Saturday, November 20, 2010

Of Coverlets...Part 2

                                                                              

My sister and I are blessed to each have a coverlet from our family.  After last Saturday's blog, she was concerned that her coverlet was not in very good condition, and was rather plain in comparison to my coverlet.  Although her coverlet is stored in the cedar closet here at my house, I had not really looked at it in a very long time.

   So, this weekend, we pulled it out, and I started looking very closely at the structure and design.  From a distance, it doesn't look all that fancy.....it is two panels sewn together, but not matched well in places.  Also, from a distance you really notice the red, and miss the other pattern color that is used.

  And, yes, it has been used a LOT in the past.  There are patches sewn on both ends of the coverlet (probably thanks to my Grandmother Schultz, who used to put patches on patches!!!!)  But, except for the ends of the coverlet, the rest of it is in pretty good shape!!!






  Aw shucks...the picture came in side-ways!!!  Oh well, you get the idea.  Now you can see that there is a design there that isn't just the red stripes!  The secondary pattern weft is slightly darker than the natural tabby, so it doesn't show up from a distance.  (This coverlet is 100% wool, by the way!)









Closer inspection shows this lovely little block that gets totally ignored if you view the coverlet as a whole!!!!  (Can you say, Whig Rose?)









And, you TOTALLY miss this diamond design when you aren't looking up close and personal.  Oh my!  There are so many design elements in this coverlet!  And, to think we first thought it was plain!!!


This kind of makes me think of how we often view other folks....it isn't until you look closer that you find all the good elements.



So, although I credit Esther Kidwell Schultz with our coverlets, it may have been one of the other "GREATS" that actually wove them.  I do know that I have Great-Grandmother Schultz's loom because her son told me it had belonged to her.  This picture was made in 1935....she was still weaving then.  But you can see she already had arthritis in her hands.  Thank you, Esther.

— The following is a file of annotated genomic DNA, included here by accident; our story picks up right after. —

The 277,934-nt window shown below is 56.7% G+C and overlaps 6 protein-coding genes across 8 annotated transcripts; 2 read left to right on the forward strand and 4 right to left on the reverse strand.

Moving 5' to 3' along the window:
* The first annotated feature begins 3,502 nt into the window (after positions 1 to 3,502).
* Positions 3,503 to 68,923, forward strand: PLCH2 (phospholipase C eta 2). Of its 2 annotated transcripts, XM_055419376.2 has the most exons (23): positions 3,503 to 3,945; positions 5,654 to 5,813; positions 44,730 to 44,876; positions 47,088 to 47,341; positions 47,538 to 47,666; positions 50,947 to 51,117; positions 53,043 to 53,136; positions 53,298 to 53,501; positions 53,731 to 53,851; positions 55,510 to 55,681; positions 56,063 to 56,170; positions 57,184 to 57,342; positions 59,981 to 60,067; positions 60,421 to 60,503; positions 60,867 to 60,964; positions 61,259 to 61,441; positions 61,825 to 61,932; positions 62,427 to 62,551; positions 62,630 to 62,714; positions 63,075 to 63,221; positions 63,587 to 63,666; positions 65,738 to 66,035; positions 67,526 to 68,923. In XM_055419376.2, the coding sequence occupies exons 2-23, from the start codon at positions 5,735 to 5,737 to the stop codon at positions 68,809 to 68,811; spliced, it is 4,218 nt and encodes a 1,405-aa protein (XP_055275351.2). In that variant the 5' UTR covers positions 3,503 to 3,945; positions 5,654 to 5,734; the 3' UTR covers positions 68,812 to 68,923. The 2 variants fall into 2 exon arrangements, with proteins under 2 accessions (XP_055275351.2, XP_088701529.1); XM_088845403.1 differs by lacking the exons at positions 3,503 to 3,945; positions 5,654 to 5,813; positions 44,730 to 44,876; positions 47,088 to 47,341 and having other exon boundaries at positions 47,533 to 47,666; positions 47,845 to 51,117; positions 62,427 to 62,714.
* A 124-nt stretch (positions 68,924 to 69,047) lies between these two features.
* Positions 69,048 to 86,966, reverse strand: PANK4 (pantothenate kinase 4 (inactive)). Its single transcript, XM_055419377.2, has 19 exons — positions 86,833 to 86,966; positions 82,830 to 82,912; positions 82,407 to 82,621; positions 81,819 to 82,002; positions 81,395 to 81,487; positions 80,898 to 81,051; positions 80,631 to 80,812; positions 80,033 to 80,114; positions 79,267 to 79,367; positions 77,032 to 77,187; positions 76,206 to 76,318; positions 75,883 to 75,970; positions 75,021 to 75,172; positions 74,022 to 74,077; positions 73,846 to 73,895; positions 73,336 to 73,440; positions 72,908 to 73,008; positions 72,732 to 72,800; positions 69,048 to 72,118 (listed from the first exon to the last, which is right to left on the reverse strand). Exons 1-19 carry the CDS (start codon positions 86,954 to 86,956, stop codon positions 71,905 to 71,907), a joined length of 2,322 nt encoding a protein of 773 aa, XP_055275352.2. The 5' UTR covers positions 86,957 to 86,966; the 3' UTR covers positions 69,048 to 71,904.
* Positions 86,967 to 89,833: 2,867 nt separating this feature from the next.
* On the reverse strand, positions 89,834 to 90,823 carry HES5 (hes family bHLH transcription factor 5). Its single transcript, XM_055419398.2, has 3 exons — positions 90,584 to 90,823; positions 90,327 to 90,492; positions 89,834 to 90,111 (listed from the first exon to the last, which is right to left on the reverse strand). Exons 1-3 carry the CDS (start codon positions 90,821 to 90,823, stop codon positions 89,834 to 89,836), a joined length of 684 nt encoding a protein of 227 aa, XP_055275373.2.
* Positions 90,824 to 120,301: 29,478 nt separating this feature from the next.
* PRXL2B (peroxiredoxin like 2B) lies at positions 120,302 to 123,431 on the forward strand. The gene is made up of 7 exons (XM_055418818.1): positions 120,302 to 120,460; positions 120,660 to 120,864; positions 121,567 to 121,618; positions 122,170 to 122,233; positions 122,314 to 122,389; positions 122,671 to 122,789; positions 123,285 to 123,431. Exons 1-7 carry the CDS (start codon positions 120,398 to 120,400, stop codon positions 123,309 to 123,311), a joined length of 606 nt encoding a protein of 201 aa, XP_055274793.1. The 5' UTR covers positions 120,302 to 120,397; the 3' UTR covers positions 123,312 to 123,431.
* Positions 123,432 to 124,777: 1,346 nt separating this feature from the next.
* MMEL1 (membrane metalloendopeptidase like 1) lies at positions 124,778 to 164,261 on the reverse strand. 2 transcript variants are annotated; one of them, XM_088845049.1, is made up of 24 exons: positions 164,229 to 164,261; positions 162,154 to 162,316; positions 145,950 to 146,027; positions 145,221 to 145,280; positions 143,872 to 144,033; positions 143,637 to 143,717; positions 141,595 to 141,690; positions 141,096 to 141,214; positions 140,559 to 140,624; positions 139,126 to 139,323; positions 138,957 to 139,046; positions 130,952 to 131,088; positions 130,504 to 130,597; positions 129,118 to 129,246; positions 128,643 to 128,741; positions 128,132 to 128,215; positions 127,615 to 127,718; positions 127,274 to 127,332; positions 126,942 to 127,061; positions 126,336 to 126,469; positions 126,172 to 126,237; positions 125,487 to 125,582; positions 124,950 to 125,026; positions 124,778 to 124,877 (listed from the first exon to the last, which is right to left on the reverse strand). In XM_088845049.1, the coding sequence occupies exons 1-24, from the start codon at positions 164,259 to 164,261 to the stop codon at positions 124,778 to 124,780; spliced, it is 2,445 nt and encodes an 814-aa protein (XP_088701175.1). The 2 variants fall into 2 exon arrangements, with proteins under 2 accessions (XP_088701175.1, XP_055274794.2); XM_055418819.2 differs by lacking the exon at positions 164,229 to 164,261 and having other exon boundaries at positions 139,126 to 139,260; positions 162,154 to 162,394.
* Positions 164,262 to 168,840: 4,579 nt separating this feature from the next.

Thanksgiving is not just for turkeys, my friends.  I have so much to be thankful for!

Happy Weaving, my friends.
LouAnn

p.s. My sister did all the heavy lifting!!!!


                                                   

5 comments:

Linda said...

The coverlet is lovely! I have one that I bought and it doesn't match in the center either.

Linda

Tina J said...

I love the detail in that Coverlet!

Maggie said...

That's beautiful. I love the use of white on white along with the color.

Bonnie said...

That is a very lovely memento and what a story it could tell. Sisters can be a blessing. Thanks for sharing a bit of the past with us. I love it.

Roxie said...

Well, all weavers know how hard it can be to beat exactly, precisely evenly. Now I'm wondering what was going on in her life when she wove that coverlet. Did her mother-in-law just slight her biscuits, so she was slamming the beater a little extra hard? Was the baby lying in her cradle and singing to herself, and the wave of tenderness made the beating just a bit too light? Maybe she was hurrying to get to the end of the warp before the soft fruits came on, and canning would take all her waking hours. The storoies that coverlet could tell . . .